I don’t have an iPad (s aapl), but watching this amazing video (embedded below) demonstrating the Alice in Wonderland app made me want to run out and get one — and if I had a young child, it would make me want to get one even faster. I know that many people believe reading should be a quiet and relaxing activity, and that there’s nothing quite like communing with the pages of a well-read classic, but this video makes reading “Alice in Wonderland” look like…well, it looks like a lot of fun. And I have a feeling if Charles Lutwidge Dodson (i.e., Lewis Carroll) could see his story represented like this, he would probably think it was kind of fun as well.
The app comes from Atomic Antelope, which makes iPhone apps, including one called Bauble that lets you turn your iPhone into the world’s most expensive Christmas card. The Alice app brings an interactive element to the pages of this children’s classic, with features that are based on the original illustrations and allow readers to stretch Alice’s body when she comes to the table with the “Drink Me” bottle, to throw tarts at the Queen of Hearts and watch them bounce off her, and to rock the baby that turns into a pig. The app costs $8.99, although there’s also a free “lite” version. Chris Stevens, one half of Atomic Antelope, wrote about creating the app here.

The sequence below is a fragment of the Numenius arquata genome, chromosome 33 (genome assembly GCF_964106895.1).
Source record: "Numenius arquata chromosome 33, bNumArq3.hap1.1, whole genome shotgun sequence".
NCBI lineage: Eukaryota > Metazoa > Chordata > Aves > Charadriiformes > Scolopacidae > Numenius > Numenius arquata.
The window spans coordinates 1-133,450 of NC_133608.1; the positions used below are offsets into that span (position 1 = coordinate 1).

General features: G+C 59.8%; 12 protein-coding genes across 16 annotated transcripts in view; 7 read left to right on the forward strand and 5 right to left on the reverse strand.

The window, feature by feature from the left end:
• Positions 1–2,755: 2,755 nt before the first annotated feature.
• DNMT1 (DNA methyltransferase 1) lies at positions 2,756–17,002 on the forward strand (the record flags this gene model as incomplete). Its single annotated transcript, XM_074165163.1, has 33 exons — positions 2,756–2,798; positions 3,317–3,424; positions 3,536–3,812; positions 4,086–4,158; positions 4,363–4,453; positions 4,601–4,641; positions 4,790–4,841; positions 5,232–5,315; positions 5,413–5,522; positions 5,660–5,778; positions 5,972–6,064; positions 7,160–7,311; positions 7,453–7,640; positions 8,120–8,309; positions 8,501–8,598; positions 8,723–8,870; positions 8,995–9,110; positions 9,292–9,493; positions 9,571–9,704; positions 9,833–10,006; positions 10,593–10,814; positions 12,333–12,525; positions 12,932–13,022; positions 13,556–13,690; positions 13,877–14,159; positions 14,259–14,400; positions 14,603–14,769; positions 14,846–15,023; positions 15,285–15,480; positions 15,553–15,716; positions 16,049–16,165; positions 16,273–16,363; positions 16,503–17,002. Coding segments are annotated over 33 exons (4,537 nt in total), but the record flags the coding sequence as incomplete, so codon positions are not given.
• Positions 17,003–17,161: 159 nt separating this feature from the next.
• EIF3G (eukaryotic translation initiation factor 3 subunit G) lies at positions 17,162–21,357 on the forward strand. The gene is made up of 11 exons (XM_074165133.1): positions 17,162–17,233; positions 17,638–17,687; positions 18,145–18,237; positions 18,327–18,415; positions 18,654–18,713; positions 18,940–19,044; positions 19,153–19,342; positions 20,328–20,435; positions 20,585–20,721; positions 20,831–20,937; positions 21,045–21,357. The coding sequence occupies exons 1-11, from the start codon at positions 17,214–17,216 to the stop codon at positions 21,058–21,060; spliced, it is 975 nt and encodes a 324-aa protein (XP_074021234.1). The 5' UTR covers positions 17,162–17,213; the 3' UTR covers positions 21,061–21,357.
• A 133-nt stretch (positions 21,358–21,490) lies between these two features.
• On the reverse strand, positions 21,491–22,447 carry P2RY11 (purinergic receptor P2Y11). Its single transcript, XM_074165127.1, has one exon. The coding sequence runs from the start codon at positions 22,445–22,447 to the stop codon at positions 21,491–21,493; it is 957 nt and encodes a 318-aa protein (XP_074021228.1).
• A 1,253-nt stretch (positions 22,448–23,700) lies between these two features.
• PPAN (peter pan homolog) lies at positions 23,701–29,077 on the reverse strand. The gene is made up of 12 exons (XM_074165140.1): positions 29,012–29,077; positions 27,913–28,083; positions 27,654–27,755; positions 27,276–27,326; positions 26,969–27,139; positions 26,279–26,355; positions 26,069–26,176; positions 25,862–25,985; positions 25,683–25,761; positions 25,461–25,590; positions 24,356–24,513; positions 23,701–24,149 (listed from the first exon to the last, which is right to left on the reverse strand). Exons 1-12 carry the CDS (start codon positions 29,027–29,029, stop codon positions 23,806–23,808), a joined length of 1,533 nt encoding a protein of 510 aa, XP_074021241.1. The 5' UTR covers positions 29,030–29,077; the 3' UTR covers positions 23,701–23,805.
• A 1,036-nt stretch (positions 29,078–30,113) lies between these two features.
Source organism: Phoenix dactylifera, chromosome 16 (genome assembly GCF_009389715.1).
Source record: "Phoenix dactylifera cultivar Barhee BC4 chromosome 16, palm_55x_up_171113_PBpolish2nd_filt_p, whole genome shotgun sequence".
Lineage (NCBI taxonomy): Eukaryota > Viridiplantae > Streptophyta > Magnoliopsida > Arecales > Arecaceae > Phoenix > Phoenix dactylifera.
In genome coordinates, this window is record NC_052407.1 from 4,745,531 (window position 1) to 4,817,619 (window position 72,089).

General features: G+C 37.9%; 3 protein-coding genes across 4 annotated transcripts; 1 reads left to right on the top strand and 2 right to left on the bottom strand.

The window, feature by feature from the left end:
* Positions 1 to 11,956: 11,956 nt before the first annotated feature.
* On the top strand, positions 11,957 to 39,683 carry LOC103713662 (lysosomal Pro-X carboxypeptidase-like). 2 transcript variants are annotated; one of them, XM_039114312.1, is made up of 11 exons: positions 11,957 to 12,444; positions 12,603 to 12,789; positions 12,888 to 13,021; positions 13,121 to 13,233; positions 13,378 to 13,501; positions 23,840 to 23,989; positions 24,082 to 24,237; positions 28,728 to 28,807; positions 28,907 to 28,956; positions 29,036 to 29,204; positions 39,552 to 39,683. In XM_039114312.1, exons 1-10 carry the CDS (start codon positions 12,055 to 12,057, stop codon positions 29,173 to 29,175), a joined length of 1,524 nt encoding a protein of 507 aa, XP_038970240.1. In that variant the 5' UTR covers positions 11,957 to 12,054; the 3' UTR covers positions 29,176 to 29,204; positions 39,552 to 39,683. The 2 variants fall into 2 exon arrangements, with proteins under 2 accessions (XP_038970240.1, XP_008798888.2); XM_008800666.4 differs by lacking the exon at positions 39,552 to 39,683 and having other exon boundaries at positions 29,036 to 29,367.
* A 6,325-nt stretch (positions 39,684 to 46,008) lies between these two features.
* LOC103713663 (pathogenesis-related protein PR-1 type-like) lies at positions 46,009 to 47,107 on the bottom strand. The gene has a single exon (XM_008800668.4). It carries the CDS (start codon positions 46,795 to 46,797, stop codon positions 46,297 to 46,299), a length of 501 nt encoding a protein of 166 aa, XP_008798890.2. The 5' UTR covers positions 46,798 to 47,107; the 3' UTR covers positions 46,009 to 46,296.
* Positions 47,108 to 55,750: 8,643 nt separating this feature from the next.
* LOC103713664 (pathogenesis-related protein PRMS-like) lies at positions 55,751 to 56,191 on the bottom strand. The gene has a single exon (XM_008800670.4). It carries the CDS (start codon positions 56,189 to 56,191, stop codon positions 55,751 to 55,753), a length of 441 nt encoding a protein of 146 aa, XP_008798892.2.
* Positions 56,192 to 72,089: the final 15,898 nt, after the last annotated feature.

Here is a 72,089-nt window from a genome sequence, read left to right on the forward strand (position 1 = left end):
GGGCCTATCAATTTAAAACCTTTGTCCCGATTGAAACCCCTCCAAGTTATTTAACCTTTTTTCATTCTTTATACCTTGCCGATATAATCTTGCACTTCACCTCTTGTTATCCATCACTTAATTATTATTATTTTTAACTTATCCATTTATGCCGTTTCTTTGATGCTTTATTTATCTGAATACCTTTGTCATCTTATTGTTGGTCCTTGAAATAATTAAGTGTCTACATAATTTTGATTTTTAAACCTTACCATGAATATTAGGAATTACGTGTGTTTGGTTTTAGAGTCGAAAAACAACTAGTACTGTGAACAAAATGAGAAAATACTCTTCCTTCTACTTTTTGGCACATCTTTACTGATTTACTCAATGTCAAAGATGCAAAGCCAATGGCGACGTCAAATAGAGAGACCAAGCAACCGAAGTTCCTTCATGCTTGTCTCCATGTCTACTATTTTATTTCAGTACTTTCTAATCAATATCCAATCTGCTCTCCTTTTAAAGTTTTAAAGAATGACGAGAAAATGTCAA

So is this the future of e-books — every book its own app? It’s certainly a great example of the kind of full-color and interactivity and motion (using the accelerometer) that isn’t possible on other e-readers. These kinds of apps could certainly help the tablet app market hit the $8 billion-mark that GigaOM Pro analyst Mike Wolf forecast it would in a recent report on the sector (sub req’d). It’s also a sign of the creativity that traditional publishers seem to lack, as they try to maintain their traditional stranglehold on book prices in the online world, as Paul Sweeting detailed in this recent GigaOM Pro analysis. Now I’m trying to imagine what a Dr. Seuss book would look like as an iPad app.